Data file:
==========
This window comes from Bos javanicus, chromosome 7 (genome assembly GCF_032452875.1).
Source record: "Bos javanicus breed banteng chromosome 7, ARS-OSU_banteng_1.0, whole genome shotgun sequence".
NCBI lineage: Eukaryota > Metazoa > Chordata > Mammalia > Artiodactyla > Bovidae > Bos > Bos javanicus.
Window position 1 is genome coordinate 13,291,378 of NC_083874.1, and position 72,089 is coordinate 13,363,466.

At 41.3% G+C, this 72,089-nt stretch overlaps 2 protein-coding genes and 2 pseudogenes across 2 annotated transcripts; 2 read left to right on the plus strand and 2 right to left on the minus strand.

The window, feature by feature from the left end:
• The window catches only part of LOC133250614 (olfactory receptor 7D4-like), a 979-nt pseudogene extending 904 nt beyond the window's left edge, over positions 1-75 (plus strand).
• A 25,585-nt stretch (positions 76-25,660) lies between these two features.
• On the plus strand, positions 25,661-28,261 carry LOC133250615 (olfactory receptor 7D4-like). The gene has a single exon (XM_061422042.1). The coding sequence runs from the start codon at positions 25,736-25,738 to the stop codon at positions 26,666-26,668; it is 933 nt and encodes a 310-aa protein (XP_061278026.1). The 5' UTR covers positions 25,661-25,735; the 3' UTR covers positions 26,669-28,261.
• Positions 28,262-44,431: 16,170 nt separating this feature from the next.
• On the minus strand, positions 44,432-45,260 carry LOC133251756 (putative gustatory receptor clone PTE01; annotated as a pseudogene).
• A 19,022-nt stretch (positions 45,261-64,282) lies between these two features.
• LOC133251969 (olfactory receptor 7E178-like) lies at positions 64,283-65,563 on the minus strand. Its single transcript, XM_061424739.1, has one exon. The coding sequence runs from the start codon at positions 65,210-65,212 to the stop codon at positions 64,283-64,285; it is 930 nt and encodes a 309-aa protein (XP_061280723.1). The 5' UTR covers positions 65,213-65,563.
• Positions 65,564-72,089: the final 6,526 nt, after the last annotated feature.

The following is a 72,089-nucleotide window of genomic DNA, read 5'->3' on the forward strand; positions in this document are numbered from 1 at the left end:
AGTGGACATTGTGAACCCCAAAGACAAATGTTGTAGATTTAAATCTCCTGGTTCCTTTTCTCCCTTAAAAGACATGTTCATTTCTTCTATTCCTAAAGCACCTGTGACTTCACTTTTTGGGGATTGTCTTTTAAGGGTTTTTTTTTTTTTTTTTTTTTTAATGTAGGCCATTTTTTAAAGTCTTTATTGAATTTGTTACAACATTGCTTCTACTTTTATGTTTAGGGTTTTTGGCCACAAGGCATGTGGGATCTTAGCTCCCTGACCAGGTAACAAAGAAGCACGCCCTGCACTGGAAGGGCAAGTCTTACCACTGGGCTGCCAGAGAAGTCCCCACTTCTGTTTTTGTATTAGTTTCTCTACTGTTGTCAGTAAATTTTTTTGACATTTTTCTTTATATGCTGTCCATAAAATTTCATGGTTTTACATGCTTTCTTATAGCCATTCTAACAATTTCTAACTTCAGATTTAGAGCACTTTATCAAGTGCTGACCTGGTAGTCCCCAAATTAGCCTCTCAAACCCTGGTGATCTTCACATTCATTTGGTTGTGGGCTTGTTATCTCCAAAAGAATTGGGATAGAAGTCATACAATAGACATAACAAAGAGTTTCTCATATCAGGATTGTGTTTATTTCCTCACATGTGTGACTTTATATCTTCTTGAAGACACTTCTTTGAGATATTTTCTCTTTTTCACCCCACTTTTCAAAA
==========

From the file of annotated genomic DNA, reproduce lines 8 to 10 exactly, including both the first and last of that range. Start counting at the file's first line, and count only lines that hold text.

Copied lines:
• A 25,585-nt stretch (positions 76-25,660) lies between these two features.
• On the plus strand, positions 25,661-28,261 carry LOC133250615 (olfactory receptor 7D4-like). The gene has a single exon (XM_061422042.1). The coding sequence runs from the start codon at positions 25,736-25,738 to the stop codon at positions 26,666-26,668; it is 933 nt and encodes a 310-aa protein (XP_061278026.1). The 5' UTR covers positions 25,661-25,735; the 3' UTR covers positions 26,669-28,261.
• Positions 28,262-44,431: 16,170 nt separating this feature from the next.